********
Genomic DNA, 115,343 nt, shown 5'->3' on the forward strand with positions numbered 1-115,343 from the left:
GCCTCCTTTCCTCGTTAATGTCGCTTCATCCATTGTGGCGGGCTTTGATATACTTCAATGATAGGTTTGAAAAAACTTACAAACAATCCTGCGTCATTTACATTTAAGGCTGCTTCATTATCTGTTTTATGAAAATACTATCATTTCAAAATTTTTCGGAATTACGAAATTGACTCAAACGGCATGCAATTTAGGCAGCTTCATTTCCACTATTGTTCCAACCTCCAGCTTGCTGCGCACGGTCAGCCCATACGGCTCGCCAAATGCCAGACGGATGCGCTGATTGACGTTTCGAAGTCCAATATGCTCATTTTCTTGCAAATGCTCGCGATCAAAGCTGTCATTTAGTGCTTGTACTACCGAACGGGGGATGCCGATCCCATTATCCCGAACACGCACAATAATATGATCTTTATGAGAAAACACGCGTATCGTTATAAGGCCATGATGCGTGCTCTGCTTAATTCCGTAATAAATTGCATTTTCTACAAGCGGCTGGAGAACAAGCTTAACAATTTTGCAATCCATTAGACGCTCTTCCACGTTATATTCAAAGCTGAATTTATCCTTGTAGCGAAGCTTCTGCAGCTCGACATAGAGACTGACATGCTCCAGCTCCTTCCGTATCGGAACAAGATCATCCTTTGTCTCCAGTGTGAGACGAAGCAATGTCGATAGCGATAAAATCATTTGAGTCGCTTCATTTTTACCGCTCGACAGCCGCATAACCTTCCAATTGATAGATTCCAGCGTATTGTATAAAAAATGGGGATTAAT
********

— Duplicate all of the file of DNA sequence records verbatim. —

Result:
Genomic DNA, 115,343 nt, shown 5'->3' on the forward strand with positions numbered 1-115,343 from the left:
GCCTCCTTTCCTCGTTAATGTCGCTTCATCCATTGTGGCGGGCTTTGATATACTTCAATGATAGGTTTGAAAAAACTTACAAACAATCCTGCGTCATTTACATTTAAGGCTGCTTCATTATCTGTTTTATGAAAATACTATCATTTCAAAATTTTTCGGAATTACGAAATTGACTCAAACGGCATGCAATTTAGGCAGCTTCATTTCCACTATTGTTCCAACCTCCAGCTTGCTGCGCACGGTCAGCCCATACGGCTCGCCAAATGCCAGACGGATGCGCTGATTGACGTTTCGAAGTCCAATATGCTCATTTTCTTGCAAATGCTCGCGATCAAAGCTGTCATTTAGTGCTTGTACTACCGAACGGGGGATGCCGATCCCATTATCCCGAACACGCACAATAATATGATCTTTATGAGAAAACACGCGTATCGTTATAAGGCCATGATGCGTGCTCTGCTTAATTCCGTAATAAATTGCATTTTCTACAAGCGGCTGGAGAACAAGCTTAACAATTTTGCAATCCATTAGACGCTCTTCCACGTTATATTCAAAGCTGAATTTATCCTTGTAGCGAAGCTTCTGCAGCTCGACATAGAGACTGACATGCTCCAGCTCCTTCCGTATCGGAACAAGATCATCCTTTGTCTCCAGTGTGAGACGAAGCAATGTCGATAGCGATAAAATCATTTGAGTCGCTTCATTTTTACCGCTCGACAGCCGCATAACCTTCCAATTGATAGATTCCAGCGTATTGTATAAAAAATGGGGATTAAT